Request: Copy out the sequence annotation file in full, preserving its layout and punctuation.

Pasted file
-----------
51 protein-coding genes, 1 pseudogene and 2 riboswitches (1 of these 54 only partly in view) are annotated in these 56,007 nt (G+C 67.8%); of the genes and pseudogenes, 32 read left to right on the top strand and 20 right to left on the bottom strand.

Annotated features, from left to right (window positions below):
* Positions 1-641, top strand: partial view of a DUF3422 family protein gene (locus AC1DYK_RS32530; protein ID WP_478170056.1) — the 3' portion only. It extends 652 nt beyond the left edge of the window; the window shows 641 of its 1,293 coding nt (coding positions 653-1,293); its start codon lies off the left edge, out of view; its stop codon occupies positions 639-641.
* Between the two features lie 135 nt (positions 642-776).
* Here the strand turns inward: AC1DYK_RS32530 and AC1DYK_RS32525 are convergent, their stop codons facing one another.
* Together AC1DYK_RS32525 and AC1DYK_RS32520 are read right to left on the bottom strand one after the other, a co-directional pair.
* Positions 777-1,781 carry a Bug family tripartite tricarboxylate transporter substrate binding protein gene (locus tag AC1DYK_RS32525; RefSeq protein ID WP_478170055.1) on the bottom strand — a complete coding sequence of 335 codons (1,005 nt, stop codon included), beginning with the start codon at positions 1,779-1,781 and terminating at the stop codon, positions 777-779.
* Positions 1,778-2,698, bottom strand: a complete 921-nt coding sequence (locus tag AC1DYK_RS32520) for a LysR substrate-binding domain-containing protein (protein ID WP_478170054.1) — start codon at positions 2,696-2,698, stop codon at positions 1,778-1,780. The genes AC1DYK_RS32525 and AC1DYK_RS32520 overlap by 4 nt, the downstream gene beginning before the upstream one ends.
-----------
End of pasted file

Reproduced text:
51 protein-coding genes, 1 pseudogene and 2 riboswitches (1 of these 54 only partly in view) are annotated in these 56,007 nt (G+C 67.8%); of the genes and pseudogenes, 32 read left to right on the top strand and 20 right to left on the bottom strand.

Annotated features, from left to right (window positions below):
* Positions 1-641, top strand: partial view of a DUF3422 family protein gene (locus AC1DYK_RS32530; protein ID WP_478170056.1) — the 3' portion only. It extends 652 nt beyond the left edge of the window; the window shows 641 of its 1,293 coding nt (coding positions 653-1,293); its start codon lies off the left edge, out of view; its stop codon occupies positions 639-641.
* Between the two features lie 135 nt (positions 642-776).
* Here the strand turns inward: AC1DYK_RS32530 and AC1DYK_RS32525 are convergent, their stop codons facing one another.
* Together AC1DYK_RS32525 and AC1DYK_RS32520 are read right to left on the bottom strand one after the other, a co-directional pair.
* Positions 777-1,781 carry a Bug family tripartite tricarboxylate transporter substrate binding protein gene (locus tag AC1DYK_RS32525; RefSeq protein ID WP_478170055.1) on the bottom strand — a complete coding sequence of 335 codons (1,005 nt, stop codon included), beginning with the start codon at positions 1,779-1,781 and terminating at the stop codon, positions 777-779.
* Positions 1,778-2,698, bottom strand: a complete 921-nt coding sequence (locus tag AC1DYK_RS32520) for a LysR substrate-binding domain-containing protein (protein ID WP_478170054.1) — start codon at positions 2,696-2,698, stop codon at positions 1,778-1,780. The genes AC1DYK_RS32525 and AC1DYK_RS32520 overlap by 4 nt, the downstream gene beginning before the upstream one ends.